It’s been a while since I posted on our Germany trip. If you remember we were last in Nuremberg, during the AC/DC tour. Click HERE to read if you missed that post. Well…AC/DC and their 90,000 fans are here in Dresden with us again. We should have gotten tickets! (not really : )
While planning our Germany trip we asked a lot of people who had been to Germany as well as those who live there if Dresden was a good place to visit and what they thought of it. Every person immediately said that it was one of the most “beautiful” cities in Germany. They were right. My personal word that would describe Dresden is “Pastel.” That is a description I have reserved for Paris, as well. You will see what I mean from the photos, I was drawn to the pastels almost immediately upon stepping into the main square and looking around at the buildings. Lots of pastel baroque buildings. So pretty. Look at the main photo at the top of this post. What do you think this is a photo of? Looks like a library to me…but it is the train station!
Now, after hearing the history of Dresden, I am not surprised that Dresden is so peacefully pastel in its appearance today. I think that it is how the soul of a city looks after it rises from the ruins of a devastating history.
Below is a photo of one of Dresden’s most cherished buildings, Frauenkirche church (Church of Our Lady.) Again, the pastels are breathtaking. Like most of Dresden it was left in ruins after the firebombing by American & British air strikes on Feb 13 & 15, 1945. It’s reconstruction did not begin until 1994 and was completed in 2005. The church is significant throughout its history as a Protestant church. It has a statue of Martin Luther outsides its doors. The old stones that are noticeably a darker color are from the firebombing of WWII as well as a natural aging of sand stone. I could go on..The history of this church is remarkable.
You can see, by the church’s towering size in the Neumarkt square, that it is an important part of the city.
Below is the interior, that took my breath away…
Citizens of Dresden hand-carried, numbered and stored stones for the eventual reconstruction. It took 45 years before reconstruction began because of Soviet occupation of eastern Europe after WWII. The people forced the East German government to leave the rubble untouched for 40 years as a memorial, then later, in 1980’s, the church site became a place of gathering for peaceful protest against the regime. These protests, in German cities, eventually rallied the masses and led to the fall of the Wall and the reunification of Germany. Isn’t that fascinating? Travel allows you to learn many new things, one being the spirit of common people on their journey to Peace.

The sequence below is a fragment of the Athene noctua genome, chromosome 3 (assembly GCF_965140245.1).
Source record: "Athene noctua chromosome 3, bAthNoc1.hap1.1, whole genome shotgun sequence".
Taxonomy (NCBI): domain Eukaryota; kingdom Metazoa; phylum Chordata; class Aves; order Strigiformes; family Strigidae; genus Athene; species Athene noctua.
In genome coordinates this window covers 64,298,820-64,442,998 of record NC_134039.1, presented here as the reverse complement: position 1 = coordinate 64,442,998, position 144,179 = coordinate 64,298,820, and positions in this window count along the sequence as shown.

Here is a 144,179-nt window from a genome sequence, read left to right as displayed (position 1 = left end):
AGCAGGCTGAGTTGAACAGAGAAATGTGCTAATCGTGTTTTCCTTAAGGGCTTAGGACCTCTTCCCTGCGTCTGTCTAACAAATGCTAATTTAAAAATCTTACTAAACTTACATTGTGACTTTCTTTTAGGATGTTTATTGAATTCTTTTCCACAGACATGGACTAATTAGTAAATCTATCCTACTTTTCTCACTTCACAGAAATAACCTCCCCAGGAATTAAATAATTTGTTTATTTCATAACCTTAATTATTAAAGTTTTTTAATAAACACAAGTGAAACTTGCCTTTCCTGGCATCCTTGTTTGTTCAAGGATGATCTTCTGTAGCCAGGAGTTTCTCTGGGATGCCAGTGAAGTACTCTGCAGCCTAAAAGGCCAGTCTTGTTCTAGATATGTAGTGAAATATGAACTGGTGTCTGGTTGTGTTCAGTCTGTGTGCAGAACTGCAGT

You knew, (right?) I would find a video on YouTube that shows you the churches reconstruction…now you are an expert on all that!
Bombs Hit Dresden
I also was amazed by the WWII history of Dresden. It was so badly destroyed by the Allies (U.S. & Britain) only 3 months prior to end of the war. Lots of controversy over why it was hit and why so hard. I think from all I have heard and read, it was to be a last big push back of Hitler intended to break the masses moral… in a big way. The big way, of course, was the tremendous loss of civilians when Allies bombed the city of Dresden. While able to move state art and treasures to safety, unfortunately, the people (civilians,) had few public bomb shelters and so most only went to their cellars when the air raid sirens began at 9:30pm. It was around 10:40pm when the first bombs fell and then 3 hours later, when first responders and the civilians were coming out of their smoking & fiery buildings a second bombing by 800 Allie planes began, killing thousands in the streets… Killing an estimated 135,000 people in the firestorm of estimated 1,500F degrees. The estimated dead is a controversy too, but that number seems to be the most agreed upon. This is by many considered a holocaust or genocide on innocent German civilians and refugees. More people were killed in the Dresden Firestorm 25 minute bombings than the number (initially) killed by the atom bomb in both Hiroshima and Nagasaki combined (120,000 Japanese civilians & military). Although, I don’t mean to compare numbers of those lives’ loss in any way, except to draw attention to the sheer massive waste of human life of any war. If the bombing link & my in-a-nutshell account, is not enough… Below, is an excellent dramatization of Feb 13-15 Dresden, a lot of real film footage and first hand accounts by the people who experienced the event, both Dresden civilians and Allie & German soldiers. Very interesting! Let me tell you tho, hang-in-there at the beginning, the language will SOON change to english. The subtitles, too, are a bit hard to read/squeezed, but doable, and not important once english begins. And lastly, ignore the skip/jump in the video towards the beginning it fixes itself. It is Long, so bring your popcorn.
I will now
take a breath and just leave you with the reconstructed beauty & colors of Dresden.
Not all is pastel in Dresden! The Bohemian quarter in Outer Neustadt is filled with an artsy vibe of brightly colored buildings.
Thanks for stopping by!